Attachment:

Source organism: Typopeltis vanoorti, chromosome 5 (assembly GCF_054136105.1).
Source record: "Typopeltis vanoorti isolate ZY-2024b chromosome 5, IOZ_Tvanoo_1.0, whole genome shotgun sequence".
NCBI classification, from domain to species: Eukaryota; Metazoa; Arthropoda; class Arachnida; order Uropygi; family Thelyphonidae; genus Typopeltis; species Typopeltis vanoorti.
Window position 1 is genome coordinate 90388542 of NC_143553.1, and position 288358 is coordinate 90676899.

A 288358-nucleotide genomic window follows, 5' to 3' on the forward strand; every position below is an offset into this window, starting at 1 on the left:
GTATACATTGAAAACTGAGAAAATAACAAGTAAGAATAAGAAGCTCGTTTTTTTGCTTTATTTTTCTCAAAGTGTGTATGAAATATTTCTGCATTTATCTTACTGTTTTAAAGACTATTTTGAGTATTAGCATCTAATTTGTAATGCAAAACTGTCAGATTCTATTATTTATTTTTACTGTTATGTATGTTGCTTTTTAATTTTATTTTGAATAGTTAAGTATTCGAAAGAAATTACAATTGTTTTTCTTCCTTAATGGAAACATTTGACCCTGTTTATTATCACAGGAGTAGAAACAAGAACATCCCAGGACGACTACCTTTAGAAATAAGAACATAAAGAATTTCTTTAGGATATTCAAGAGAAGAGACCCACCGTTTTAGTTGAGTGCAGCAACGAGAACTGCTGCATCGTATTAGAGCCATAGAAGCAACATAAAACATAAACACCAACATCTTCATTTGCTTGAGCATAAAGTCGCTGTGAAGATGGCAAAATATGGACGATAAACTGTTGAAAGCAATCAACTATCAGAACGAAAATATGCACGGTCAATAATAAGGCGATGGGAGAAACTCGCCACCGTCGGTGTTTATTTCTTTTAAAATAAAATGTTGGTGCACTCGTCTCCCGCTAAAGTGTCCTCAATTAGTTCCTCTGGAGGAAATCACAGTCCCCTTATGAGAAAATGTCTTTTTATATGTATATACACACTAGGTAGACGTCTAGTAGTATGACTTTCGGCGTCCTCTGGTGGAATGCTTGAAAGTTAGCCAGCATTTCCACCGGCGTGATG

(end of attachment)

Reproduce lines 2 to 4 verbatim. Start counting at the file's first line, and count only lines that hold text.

Source record: "Typopeltis vanoorti isolate ZY-2024b chromosome 5, IOZ_Tvanoo_1.0, whole genome shotgun sequence".
NCBI classification, from domain to species: Eukaryota; Metazoa; Arthropoda; class Arachnida; order Uropygi; family Thelyphonidae; genus Typopeltis; species Typopeltis vanoorti.
Window position 1 is genome coordinate 90388542 of NC_143553.1, and position 288358 is coordinate 90676899.